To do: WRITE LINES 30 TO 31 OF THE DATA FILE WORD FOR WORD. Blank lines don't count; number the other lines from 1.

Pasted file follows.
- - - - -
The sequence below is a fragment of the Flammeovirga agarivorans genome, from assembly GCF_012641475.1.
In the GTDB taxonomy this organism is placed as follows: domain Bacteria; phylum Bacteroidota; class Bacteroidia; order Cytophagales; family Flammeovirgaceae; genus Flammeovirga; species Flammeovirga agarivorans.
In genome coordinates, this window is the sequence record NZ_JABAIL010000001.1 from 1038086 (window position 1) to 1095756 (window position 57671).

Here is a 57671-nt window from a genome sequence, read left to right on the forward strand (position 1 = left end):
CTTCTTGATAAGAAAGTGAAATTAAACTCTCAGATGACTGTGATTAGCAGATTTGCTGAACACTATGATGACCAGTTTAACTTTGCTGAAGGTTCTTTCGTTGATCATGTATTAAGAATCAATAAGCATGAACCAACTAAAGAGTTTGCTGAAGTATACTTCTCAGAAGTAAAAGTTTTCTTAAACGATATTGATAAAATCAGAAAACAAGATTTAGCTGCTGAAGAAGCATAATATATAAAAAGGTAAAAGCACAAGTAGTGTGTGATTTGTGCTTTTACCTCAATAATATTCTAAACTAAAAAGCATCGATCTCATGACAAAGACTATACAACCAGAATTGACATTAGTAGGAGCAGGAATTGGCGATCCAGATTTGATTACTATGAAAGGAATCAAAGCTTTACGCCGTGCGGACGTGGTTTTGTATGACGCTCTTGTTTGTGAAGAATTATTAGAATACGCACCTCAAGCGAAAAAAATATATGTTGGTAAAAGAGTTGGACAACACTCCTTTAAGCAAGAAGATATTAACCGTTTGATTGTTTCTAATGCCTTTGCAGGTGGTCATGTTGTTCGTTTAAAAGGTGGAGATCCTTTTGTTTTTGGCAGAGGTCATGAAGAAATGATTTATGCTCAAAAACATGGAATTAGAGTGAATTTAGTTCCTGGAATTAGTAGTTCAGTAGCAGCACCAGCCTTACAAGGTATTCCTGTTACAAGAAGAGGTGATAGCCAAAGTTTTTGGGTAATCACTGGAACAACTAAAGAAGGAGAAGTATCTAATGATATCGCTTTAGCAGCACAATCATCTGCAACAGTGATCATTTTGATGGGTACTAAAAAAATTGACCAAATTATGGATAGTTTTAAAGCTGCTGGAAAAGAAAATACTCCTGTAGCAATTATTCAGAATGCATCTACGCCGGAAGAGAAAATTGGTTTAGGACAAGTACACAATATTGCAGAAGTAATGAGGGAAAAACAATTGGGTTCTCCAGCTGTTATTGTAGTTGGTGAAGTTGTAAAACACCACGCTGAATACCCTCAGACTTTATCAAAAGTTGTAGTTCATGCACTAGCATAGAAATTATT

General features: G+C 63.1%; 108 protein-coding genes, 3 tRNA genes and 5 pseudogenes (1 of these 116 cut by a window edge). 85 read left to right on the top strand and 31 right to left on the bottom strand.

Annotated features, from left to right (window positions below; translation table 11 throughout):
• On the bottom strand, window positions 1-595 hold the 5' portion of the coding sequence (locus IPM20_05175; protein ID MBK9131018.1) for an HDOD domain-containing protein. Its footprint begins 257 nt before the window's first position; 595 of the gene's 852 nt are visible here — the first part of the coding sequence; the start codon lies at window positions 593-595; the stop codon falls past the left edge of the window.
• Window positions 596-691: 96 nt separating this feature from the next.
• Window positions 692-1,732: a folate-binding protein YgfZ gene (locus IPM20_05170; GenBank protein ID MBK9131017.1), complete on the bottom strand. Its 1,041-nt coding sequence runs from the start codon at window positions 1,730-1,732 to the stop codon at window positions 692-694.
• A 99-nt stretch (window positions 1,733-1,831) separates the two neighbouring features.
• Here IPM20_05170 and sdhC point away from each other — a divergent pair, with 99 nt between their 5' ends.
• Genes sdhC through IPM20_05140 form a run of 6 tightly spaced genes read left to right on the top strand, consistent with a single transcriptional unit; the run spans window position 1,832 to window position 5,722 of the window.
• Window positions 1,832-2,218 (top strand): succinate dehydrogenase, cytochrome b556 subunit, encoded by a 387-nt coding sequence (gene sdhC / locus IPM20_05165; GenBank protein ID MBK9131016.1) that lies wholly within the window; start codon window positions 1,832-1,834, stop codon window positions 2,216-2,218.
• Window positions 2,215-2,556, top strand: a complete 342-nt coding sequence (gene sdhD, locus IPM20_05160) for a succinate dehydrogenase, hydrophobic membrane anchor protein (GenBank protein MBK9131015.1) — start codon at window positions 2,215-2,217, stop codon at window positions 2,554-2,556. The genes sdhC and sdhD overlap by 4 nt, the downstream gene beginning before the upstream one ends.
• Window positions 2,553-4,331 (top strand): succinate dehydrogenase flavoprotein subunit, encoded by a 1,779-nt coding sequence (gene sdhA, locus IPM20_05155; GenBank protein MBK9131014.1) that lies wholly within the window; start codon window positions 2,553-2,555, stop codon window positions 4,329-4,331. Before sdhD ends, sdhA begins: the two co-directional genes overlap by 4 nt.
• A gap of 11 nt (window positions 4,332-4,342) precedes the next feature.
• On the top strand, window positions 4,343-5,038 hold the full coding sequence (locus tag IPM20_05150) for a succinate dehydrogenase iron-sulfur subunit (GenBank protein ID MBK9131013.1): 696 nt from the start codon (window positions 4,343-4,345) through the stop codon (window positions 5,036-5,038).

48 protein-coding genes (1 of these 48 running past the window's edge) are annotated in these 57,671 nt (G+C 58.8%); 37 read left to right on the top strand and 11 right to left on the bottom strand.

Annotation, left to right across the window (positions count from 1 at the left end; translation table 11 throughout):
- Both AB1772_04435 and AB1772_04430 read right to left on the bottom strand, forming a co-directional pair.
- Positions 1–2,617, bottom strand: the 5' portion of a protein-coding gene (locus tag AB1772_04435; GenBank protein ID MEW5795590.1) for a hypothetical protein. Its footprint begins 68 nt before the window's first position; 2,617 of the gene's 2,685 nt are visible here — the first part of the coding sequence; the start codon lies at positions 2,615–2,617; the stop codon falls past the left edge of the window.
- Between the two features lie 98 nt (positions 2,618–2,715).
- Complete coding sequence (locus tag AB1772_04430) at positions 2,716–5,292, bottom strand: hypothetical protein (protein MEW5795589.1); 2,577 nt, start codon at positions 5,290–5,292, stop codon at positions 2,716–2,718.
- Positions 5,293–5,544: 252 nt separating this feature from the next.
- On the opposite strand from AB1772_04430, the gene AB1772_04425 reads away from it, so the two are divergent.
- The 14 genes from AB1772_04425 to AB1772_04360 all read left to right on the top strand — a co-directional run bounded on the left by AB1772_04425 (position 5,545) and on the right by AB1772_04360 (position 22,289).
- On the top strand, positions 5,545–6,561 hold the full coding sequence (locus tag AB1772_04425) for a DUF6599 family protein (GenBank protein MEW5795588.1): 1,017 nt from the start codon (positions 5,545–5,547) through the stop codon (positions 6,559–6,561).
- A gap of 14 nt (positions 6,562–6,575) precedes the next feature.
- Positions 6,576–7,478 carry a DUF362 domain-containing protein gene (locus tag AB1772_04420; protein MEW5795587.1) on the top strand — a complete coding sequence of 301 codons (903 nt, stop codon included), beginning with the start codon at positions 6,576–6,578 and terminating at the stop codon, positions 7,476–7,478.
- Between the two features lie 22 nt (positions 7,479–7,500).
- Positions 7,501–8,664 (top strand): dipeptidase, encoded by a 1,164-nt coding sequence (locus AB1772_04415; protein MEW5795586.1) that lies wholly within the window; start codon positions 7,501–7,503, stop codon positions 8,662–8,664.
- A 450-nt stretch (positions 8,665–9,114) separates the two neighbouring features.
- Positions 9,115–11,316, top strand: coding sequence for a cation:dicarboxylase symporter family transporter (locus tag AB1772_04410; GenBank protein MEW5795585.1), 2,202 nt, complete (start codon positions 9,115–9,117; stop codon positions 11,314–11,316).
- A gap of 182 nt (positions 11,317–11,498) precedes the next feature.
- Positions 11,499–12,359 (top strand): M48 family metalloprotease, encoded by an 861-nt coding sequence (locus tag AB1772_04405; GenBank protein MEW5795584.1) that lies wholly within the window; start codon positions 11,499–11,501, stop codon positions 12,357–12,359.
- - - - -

- Positions 6,576–7,478 carry a DUF362 domain-containing protein gene (locus tag AB1772_04420; protein MEW5795587.1) on the top strand — a complete coding sequence of 301 codons (903 nt, stop codon included), beginning with the start codon at positions 6,576–6,578 and terminating at the stop codon, positions 7,476–7,478.
- Between the two features lie 22 nt (positions 7,479–7,500).